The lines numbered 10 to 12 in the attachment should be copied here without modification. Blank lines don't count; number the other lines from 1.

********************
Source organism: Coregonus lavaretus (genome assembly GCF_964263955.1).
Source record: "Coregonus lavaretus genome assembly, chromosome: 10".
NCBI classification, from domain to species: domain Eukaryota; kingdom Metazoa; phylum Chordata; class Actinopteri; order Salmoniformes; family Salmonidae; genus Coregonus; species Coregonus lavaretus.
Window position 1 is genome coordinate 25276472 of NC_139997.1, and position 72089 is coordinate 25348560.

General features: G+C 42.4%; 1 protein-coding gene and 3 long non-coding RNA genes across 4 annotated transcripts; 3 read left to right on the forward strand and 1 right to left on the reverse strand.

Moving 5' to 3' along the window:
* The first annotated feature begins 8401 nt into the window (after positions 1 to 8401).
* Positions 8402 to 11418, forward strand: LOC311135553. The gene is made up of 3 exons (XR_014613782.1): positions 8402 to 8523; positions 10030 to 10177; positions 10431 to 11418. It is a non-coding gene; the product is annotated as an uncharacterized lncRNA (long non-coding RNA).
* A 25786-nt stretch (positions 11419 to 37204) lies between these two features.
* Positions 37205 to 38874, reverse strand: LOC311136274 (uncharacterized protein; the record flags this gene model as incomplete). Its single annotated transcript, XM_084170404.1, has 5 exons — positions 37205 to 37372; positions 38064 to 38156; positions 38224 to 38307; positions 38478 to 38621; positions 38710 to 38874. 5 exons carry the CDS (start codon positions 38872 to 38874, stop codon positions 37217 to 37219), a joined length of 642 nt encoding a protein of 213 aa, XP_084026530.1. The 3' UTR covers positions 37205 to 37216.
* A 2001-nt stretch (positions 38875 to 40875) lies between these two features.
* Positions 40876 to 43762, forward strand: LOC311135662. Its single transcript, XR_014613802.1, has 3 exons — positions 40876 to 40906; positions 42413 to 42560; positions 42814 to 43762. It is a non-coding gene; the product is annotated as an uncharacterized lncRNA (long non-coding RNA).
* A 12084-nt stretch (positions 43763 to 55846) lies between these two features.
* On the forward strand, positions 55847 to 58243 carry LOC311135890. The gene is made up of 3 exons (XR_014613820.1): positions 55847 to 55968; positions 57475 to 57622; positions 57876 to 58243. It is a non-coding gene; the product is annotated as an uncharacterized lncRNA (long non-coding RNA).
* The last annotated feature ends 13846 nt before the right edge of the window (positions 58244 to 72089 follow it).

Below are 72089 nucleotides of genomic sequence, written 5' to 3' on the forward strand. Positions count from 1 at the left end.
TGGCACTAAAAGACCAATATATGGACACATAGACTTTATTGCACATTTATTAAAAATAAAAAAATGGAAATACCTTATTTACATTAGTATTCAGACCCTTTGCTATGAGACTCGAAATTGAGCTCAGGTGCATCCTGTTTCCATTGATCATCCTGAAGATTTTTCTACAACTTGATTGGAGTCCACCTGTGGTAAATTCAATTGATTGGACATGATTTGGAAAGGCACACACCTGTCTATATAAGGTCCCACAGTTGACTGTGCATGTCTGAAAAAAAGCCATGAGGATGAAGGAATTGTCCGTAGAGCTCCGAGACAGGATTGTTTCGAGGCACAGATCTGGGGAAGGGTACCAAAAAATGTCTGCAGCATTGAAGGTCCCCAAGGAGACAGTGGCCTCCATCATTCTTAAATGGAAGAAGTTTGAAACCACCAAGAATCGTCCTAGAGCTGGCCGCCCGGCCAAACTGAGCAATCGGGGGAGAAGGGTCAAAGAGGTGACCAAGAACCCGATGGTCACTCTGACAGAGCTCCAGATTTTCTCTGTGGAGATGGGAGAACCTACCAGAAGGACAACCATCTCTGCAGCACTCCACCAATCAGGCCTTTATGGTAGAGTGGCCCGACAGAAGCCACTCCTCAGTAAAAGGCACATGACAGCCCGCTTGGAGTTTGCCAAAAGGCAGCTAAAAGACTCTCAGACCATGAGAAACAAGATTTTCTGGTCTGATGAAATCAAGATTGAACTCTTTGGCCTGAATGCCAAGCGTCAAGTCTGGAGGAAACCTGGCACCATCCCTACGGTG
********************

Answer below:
* Positions 37205 to 38874, reverse strand: LOC311136274 (uncharacterized protein; the record flags this gene model as incomplete). Its single annotated transcript, XM_084170404.1, has 5 exons — positions 37205 to 37372; positions 38064 to 38156; positions 38224 to 38307; positions 38478 to 38621; positions 38710 to 38874. 5 exons carry the CDS (start codon positions 38872 to 38874, stop codon positions 37217 to 37219), a joined length of 642 nt encoding a protein of 213 aa, XP_084026530.1. The 3' UTR covers positions 37205 to 37216.
* A 2001-nt stretch (positions 38875 to 40875) lies between these two features.
* Positions 40876 to 43762, forward strand: LOC311135662. Its single transcript, XR_014613802.1, has 3 exons — positions 40876 to 40906; positions 42413 to 42560; positions 42814 to 43762. It is a non-coding gene; the product is annotated as an uncharacterized lncRNA (long non-coding RNA).